Home > Food, Wine > Carl Schultz on Shiraz

Carl Schultz on Shiraz

Carl Schultz in the cellar at Hartenberg with a glass of his fine Shiraz

The first time I listened engrossed while Carl Schultz spoke about wine was about a year ago. The occasion was a dinner and tasting of 11 South African Rieslings. A notoriously difficult grape from which to make a good wine in South Africa, Carl’s discourse about the varietal, its origins, the difficulties a winemaker faces in working with it, its the peculiarities, what happens when it ages, and his reflections on the great Rieslings he has tasted over the years (it is evident from his reflections that he has travelled widely in pursuit of his understanding of Riesling), gave me the most remarkable insights. In short, I learned much that evening.

Chef Stephan Marais animatedly explaining his upcoming menu at Societi Bistro

A lunch at the very fashionable Societi Bistro in Upper Orange Street in Cape Town a few weeks ago with Carl afforded the opportunity to once more sit and listen, fascinated, as he spoke about wine, this time about Shiraz, or as it is more elegantly known in its home range of the Rhône Valley, Syrah.

Carl presented three different Shiraz’s that day, over a magnificent four course lunch, lovingly crafted by chef Stephan Marais, who incidentally is one of those rare chef finds: his competence in the kitchen is matched by an innate ability to engage with his diners and to discuss his food in such a away that you end up salivating copiously in anticipation.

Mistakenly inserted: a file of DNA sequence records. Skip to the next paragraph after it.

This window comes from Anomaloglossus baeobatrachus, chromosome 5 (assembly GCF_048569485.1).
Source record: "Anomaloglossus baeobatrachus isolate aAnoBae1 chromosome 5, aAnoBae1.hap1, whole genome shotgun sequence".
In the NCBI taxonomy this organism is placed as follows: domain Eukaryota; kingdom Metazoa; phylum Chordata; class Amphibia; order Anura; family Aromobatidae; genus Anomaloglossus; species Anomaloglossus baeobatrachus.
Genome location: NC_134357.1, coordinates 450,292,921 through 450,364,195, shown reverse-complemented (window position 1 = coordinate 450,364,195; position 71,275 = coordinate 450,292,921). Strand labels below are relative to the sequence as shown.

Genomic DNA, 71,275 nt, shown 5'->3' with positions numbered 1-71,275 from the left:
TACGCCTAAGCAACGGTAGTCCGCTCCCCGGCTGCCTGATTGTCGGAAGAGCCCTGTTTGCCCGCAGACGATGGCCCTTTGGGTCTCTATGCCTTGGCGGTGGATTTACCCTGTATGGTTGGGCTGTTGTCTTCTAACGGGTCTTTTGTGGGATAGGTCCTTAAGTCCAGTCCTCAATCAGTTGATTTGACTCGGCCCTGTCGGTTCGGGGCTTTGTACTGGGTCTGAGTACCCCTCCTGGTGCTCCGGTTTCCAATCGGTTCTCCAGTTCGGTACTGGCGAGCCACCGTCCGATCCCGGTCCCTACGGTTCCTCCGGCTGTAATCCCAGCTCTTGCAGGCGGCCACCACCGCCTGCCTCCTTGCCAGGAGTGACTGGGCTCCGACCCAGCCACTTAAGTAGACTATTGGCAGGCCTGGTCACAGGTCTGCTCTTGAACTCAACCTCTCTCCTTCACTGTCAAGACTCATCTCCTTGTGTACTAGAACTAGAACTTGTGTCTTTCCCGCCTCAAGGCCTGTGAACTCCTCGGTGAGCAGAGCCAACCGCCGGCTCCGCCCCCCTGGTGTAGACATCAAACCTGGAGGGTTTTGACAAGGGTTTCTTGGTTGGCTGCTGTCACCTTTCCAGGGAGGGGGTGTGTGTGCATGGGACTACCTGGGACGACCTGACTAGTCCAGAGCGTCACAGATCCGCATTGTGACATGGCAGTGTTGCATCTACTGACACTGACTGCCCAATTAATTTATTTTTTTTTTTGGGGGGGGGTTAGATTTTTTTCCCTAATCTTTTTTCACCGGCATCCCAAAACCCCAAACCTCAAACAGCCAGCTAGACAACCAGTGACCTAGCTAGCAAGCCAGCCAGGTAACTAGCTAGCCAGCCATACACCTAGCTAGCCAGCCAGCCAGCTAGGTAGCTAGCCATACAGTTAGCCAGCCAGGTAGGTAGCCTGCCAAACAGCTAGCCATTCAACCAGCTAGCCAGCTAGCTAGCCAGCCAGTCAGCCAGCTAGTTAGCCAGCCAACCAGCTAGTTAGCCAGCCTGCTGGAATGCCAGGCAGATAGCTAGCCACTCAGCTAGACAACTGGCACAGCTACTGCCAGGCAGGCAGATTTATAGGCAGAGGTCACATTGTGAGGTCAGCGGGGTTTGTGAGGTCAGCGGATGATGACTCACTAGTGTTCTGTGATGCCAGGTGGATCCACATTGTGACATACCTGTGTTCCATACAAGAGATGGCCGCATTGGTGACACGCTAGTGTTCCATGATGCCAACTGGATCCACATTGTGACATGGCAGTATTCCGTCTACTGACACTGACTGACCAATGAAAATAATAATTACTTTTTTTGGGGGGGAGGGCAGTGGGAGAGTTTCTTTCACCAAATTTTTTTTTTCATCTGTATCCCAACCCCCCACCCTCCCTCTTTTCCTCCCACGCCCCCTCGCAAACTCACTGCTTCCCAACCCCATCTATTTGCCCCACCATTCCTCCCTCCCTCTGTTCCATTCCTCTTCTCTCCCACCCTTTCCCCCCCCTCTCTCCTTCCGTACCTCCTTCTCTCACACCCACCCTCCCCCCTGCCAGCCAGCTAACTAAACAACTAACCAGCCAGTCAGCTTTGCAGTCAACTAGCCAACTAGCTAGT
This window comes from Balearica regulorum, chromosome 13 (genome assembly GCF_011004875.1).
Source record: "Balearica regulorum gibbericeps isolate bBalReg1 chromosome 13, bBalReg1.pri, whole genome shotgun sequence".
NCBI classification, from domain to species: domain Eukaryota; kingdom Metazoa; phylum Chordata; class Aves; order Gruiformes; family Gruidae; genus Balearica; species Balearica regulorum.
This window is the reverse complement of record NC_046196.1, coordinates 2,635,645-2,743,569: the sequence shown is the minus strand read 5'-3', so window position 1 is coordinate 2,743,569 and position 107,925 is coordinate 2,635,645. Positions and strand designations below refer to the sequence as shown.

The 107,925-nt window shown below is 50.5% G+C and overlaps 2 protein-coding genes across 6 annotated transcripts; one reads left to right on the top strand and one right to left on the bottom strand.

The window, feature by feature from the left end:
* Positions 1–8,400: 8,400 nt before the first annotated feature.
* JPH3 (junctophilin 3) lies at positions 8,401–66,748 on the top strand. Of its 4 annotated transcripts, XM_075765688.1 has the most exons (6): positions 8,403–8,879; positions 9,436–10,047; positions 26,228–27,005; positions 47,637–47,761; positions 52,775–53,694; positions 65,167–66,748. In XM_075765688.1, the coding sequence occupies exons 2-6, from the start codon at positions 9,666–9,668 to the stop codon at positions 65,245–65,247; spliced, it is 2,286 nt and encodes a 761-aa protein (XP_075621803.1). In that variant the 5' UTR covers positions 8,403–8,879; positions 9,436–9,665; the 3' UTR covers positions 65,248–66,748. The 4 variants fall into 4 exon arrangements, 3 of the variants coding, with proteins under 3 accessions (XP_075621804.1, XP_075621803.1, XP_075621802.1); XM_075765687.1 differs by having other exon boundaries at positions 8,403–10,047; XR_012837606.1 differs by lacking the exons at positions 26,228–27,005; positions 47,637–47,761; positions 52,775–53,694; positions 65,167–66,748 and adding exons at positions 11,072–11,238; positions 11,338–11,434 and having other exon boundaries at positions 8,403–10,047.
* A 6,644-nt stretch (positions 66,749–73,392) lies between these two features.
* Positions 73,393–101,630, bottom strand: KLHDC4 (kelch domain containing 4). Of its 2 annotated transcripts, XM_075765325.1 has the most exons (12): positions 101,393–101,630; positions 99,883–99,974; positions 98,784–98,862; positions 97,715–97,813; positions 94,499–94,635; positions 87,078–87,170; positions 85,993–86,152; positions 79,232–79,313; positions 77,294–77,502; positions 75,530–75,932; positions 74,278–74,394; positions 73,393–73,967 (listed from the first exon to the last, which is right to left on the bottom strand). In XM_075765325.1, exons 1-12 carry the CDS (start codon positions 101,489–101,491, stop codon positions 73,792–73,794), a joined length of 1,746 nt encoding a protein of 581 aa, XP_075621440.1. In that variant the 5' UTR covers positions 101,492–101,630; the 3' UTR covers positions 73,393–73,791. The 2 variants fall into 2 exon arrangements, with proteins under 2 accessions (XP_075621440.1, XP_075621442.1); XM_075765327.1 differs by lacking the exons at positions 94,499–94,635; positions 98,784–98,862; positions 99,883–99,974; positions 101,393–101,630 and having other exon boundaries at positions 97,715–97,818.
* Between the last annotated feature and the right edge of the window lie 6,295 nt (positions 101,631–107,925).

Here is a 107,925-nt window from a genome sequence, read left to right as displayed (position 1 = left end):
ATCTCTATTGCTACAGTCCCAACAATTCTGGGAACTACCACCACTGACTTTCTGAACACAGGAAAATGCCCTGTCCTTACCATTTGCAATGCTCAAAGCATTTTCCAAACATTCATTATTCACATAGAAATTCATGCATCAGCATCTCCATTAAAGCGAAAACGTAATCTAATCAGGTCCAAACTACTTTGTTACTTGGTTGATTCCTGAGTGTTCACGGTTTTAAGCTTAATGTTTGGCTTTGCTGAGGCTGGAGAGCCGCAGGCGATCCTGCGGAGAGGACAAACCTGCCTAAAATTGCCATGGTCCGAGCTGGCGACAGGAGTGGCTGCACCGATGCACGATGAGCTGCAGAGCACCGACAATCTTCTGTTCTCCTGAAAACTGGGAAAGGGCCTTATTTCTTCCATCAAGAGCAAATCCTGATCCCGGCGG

Director of Hartenberg Estate in Stellenbosch since 1996, Carl has been making Shiraz there since he joined the winery in 1994, by that time already well known since the 1970’s for great Shiraz, originally under the Montagne label.

Touching on the oft contentious issue of terroir, that much debated French term which describes the impact of soil, climate, weather, geography and farming practices on the final product, Carl noted that in his view it is relevant, and his descriptions of the 15 blocks of Shiraz on the farm, their location, attitude, altitude, and differing soil type amongst others clearly support this view.

Of these 15 blocks, only nine yield fruit that meets Carl’s stringent standards for inclusion in one of his single varietal Shiraz’s, the balance being incorporated in the blend. And it is his intimate knowledge of the land from which the fruit comes, that informs these choices. With Shiraz constituting fully 60% of the farm’s production, its importance is self-evident.

In the same vein that his travels have contributed to his understanding of Riesling, so to his descriptions of the influence of climate, soil, orientation to the sun, left bank or right bank of Syrah grown in the Rhône Valley has clearly influenced his choices and direction in crafting Shiraz at Hartenberg.

Seared tuna Bordelaise paired with the 2004 Hartenberg Shiraz